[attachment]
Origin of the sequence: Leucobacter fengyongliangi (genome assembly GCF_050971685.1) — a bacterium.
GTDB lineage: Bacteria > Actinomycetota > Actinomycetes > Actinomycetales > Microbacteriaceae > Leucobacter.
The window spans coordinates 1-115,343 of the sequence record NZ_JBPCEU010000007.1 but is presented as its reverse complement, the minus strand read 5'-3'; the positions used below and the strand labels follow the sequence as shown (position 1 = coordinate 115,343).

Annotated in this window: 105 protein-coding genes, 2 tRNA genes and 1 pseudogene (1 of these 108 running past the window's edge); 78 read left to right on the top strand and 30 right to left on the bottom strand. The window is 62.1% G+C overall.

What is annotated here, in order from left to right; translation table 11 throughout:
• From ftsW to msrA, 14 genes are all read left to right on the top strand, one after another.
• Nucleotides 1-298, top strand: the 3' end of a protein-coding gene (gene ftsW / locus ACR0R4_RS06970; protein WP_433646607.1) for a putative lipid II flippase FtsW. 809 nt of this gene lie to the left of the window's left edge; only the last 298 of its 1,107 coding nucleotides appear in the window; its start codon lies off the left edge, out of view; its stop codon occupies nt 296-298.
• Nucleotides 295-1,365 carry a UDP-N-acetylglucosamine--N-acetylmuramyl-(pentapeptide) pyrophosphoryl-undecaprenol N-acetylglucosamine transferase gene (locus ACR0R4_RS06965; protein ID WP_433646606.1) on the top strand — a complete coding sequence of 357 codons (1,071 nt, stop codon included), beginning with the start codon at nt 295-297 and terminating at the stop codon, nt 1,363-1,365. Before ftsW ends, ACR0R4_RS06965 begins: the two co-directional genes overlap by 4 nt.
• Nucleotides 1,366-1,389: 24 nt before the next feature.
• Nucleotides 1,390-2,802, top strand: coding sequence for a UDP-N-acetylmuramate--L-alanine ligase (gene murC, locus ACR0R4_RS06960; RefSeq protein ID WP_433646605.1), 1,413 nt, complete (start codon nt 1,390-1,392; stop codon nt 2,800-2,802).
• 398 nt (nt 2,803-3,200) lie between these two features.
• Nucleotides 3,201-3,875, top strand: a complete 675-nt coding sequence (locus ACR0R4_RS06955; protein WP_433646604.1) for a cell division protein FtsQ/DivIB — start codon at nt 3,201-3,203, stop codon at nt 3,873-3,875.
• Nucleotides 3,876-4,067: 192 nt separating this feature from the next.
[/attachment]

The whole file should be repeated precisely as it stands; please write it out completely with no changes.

Origin of the sequence: Leucobacter fengyongliangi (genome assembly GCF_050971685.1) — a bacterium.
GTDB lineage: Bacteria > Actinomycetota > Actinomycetes > Actinomycetales > Microbacteriaceae > Leucobacter.
The window spans coordinates 1-115,343 of the sequence record NZ_JBPCEU010000007.1 but is presented as its reverse complement, the minus strand read 5'-3'; the positions used below and the strand labels follow the sequence as shown (position 1 = coordinate 115,343).

Annotated in this window: 105 protein-coding genes, 2 tRNA genes and 1 pseudogene (1 of these 108 running past the window's edge); 78 read left to right on the top strand and 30 right to left on the bottom strand. The window is 62.1% G+C overall.

What is annotated here, in order from left to right; translation table 11 throughout:
• From ftsW to msrA, 14 genes are all read left to right on the top strand, one after another.
• Nucleotides 1-298, top strand: the 3' end of a protein-coding gene (gene ftsW / locus ACR0R4_RS06970; protein WP_433646607.1) for a putative lipid II flippase FtsW. 809 nt of this gene lie to the left of the window's left edge; only the last 298 of its 1,107 coding nucleotides appear in the window; its start codon lies off the left edge, out of view; its stop codon occupies nt 296-298.
• Nucleotides 295-1,365 carry a UDP-N-acetylglucosamine--N-acetylmuramyl-(pentapeptide) pyrophosphoryl-undecaprenol N-acetylglucosamine transferase gene (locus ACR0R4_RS06965; protein ID WP_433646606.1) on the top strand — a complete coding sequence of 357 codons (1,071 nt, stop codon included), beginning with the start codon at nt 295-297 and terminating at the stop codon, nt 1,363-1,365. Before ftsW ends, ACR0R4_RS06965 begins: the two co-directional genes overlap by 4 nt.
• Nucleotides 1,366-1,389: 24 nt before the next feature.
• Nucleotides 1,390-2,802, top strand: coding sequence for a UDP-N-acetylmuramate--L-alanine ligase (gene murC, locus ACR0R4_RS06960; RefSeq protein ID WP_433646605.1), 1,413 nt, complete (start codon nt 1,390-1,392; stop codon nt 2,800-2,802).
• 398 nt (nt 2,803-3,200) lie between these two features.
• Nucleotides 3,201-3,875, top strand: a complete 675-nt coding sequence (locus ACR0R4_RS06955; protein WP_433646604.1) for a cell division protein FtsQ/DivIB — start codon at nt 3,201-3,203, stop codon at nt 3,873-3,875.
• Nucleotides 3,876-4,067: 192 nt separating this feature from the next.